Painted in 1965, White Building and Clouds was produced during Hockney's second prolonged visit to the West Coast, where the young painter had been lured by the promise of sunshine, sensuality and a relaxed lifestyle only the year before. This starkly-rendered image forms part of a series of paintings from the mid-1960s dedicated to the portrayal of skyscrapers isolated against a vast Californian sky. Hockney felt free to invent the city, using its iconic architecture and dreamlike atmosphere as fodder for his work.
Hockney's experience of this stimulating new environment enticed him to work directly from reality and to adapt his observations of L.A.'s sprawling cityscape into the realm of art and style. Much like the celebrated Savings and Loan Building of 1967, (Smithsonian, Washington D.C.) this earlier painting highlights Hockney's fascination for the urban landscape of his newly adopted home. His playful exploration of the formal ideas of modernism and abstraction dominant at the time are also at play. He later wrote, "It was in 1965 I painted probably some of the most abstract pictures I'd done, influenced, I think, by American abstraction, what they call cool abstraction. But of course what made it very different was that I was using abstraction as my subject, commenting on it - I felt the need to use it as a subject." (D. Hockney, quoted in N. Stangos, ed., Pictures by David Hockney, London, 1976, p.13).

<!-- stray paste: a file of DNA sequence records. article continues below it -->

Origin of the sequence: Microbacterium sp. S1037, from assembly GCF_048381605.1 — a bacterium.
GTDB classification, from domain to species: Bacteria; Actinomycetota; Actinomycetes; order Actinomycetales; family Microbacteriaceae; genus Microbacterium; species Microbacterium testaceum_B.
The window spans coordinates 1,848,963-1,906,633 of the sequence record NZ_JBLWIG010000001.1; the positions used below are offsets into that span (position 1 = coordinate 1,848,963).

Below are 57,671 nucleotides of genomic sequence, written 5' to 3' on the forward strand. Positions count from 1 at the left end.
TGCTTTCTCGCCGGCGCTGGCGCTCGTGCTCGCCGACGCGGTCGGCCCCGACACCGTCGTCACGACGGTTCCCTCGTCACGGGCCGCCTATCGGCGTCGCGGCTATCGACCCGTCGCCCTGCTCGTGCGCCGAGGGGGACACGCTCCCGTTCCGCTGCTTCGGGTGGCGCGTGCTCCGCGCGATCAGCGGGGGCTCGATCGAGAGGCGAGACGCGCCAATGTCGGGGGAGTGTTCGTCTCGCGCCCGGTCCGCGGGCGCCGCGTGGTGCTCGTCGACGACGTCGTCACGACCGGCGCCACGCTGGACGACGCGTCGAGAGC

Hockney wished to emphasis the flatness of the picture plane and he avoids the illusion of three dimensions while simultaneously embracing representation. In White Building and Clouds, the impression of depth is negated. Colors remain uniform and do not suggest recession, whilst the centralized, rectangular façade of the building echoes the confines of the picture itself. Yet this rigid geometry contrasts with the organic forms of the clouds and palm trees. This technique not only bring the composition back from the realm of pure abstraction but also accurately reflects the spare beauty of a landscape that would come to define Hockney's new and unique vision of southern California.